- Published: March 28, 2015
Early in life, my husband Jeremy was not entirely sold on his mother’s favorite form of entertainment. The family would gather round the television to watch one of Rita’s shows, and everything would go along fine until suddenly, for no apparent reason, a character would break into song. Rita’s two boys—Jeremy and his younger brother Kyle—would howl and run for cover. Rita was undeterred. She loved musicals. She’d patiently wait them out, bide her time, for her chance to rule the television dial or the record turntable nourishing her love for story and song.
You might assume then that a rock opera—uninterrupted singing on celluloid—would define torture for Jeremy. There was one soundtrack however that would reel him in rather than repel. The album came in a dark brown paper sleeve embellished by a gold seal and three white embossed words: Jesus Christ Superstar.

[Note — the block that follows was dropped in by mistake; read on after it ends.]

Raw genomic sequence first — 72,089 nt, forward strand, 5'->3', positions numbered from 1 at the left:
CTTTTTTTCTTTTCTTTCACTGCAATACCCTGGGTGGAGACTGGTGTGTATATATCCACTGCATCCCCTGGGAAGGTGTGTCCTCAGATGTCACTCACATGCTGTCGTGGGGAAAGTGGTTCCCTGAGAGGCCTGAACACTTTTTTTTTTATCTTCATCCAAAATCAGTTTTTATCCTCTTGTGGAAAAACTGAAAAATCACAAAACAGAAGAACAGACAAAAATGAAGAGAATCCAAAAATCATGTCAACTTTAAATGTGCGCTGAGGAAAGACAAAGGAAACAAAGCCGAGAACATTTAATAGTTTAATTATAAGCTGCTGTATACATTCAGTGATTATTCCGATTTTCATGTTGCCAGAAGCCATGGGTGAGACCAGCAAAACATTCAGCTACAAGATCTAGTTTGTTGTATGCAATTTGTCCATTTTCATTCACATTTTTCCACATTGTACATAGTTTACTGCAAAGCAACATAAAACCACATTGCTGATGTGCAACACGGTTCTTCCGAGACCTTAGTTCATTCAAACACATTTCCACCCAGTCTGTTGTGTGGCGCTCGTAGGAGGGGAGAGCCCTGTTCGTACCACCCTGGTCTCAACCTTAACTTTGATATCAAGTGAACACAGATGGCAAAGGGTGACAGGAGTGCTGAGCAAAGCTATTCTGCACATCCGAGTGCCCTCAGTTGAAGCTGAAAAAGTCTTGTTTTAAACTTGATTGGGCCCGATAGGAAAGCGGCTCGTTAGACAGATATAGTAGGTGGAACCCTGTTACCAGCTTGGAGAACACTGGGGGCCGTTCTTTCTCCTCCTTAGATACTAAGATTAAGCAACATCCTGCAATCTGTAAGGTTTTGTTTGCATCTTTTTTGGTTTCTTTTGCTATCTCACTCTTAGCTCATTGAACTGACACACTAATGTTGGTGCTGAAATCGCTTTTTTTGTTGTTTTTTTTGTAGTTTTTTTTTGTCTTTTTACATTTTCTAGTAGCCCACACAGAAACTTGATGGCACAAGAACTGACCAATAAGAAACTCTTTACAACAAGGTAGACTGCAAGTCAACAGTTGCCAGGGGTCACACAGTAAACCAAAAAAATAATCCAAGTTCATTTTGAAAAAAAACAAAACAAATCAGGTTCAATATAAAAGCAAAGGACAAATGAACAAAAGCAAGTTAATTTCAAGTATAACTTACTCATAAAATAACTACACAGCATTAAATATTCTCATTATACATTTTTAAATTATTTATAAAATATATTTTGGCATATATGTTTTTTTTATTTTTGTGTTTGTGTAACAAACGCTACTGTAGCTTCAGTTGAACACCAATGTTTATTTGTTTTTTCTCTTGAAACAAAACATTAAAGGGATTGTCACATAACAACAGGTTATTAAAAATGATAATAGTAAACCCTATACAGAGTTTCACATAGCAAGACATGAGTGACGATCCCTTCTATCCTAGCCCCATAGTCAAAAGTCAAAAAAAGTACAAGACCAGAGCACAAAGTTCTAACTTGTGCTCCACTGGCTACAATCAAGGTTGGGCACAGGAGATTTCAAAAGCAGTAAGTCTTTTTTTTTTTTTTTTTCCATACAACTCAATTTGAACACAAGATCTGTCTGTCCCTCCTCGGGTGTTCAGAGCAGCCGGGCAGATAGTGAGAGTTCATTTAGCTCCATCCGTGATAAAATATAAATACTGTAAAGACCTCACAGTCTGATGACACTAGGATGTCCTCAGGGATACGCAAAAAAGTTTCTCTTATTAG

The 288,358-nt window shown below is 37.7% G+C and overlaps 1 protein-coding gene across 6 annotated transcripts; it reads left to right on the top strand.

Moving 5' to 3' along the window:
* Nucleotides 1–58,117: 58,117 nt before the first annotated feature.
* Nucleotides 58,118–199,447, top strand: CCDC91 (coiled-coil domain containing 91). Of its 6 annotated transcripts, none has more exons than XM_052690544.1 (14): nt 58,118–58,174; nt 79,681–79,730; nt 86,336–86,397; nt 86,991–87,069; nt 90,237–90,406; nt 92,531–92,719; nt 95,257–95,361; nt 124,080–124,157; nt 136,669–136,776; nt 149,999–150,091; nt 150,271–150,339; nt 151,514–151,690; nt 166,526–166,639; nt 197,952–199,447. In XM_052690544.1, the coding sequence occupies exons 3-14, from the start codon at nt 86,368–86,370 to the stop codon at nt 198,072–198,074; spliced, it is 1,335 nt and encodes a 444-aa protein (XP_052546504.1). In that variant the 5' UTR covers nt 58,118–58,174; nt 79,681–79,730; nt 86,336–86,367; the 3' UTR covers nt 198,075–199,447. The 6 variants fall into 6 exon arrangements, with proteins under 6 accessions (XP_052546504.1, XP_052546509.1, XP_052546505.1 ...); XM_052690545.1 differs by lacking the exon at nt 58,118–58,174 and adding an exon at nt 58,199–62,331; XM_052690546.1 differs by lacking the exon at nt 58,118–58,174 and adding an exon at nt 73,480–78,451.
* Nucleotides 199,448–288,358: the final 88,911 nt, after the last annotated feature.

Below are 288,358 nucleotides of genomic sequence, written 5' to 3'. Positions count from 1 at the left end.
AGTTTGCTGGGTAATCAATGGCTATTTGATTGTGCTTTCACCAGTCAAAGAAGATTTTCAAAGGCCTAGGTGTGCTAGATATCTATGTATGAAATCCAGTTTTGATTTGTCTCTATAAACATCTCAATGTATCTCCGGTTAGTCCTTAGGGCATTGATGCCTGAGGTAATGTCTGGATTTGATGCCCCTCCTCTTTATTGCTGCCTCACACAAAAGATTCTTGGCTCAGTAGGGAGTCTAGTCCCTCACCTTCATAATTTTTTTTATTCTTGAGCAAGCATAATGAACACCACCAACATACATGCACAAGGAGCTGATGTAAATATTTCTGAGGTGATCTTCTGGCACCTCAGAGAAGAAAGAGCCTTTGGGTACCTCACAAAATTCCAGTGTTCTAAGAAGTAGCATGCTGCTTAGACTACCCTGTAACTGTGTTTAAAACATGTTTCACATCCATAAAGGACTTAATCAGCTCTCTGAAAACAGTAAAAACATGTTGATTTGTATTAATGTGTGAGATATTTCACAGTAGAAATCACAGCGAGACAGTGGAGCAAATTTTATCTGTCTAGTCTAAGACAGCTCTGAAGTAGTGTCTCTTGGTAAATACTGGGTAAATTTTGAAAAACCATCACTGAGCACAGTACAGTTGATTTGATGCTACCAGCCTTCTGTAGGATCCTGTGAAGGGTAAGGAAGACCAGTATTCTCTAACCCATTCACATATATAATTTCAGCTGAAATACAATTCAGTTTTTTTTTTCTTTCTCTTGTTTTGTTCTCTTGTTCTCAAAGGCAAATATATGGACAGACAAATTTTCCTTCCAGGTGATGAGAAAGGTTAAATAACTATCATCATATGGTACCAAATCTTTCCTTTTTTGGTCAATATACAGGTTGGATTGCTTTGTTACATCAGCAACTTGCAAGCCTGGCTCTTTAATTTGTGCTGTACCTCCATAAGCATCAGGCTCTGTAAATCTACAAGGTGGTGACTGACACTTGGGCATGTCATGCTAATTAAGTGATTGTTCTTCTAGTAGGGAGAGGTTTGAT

Jeremy remembers listening to the album in his mother’s company until they knew the words by heart. Together, they memorized the updated soundtrack of the movie released in 1973. The movie became one of his mother’s favorites and Jeremy shared her love of the film. He grew up hearing the Easter story but the film’s retelling brought home the danger of the time, the intrigue filled days before the crucifixion of Christ. The rock opera became Jeremy’s gateway musical. In his twenties, he sang Pilate’s Dream at an audition for community theater and won the part of Perchik in Fiddler on the Roof. From there, he began an informal study of the art form: Oklahoma, Showboat, and another favorite of his mother’s Cabaret.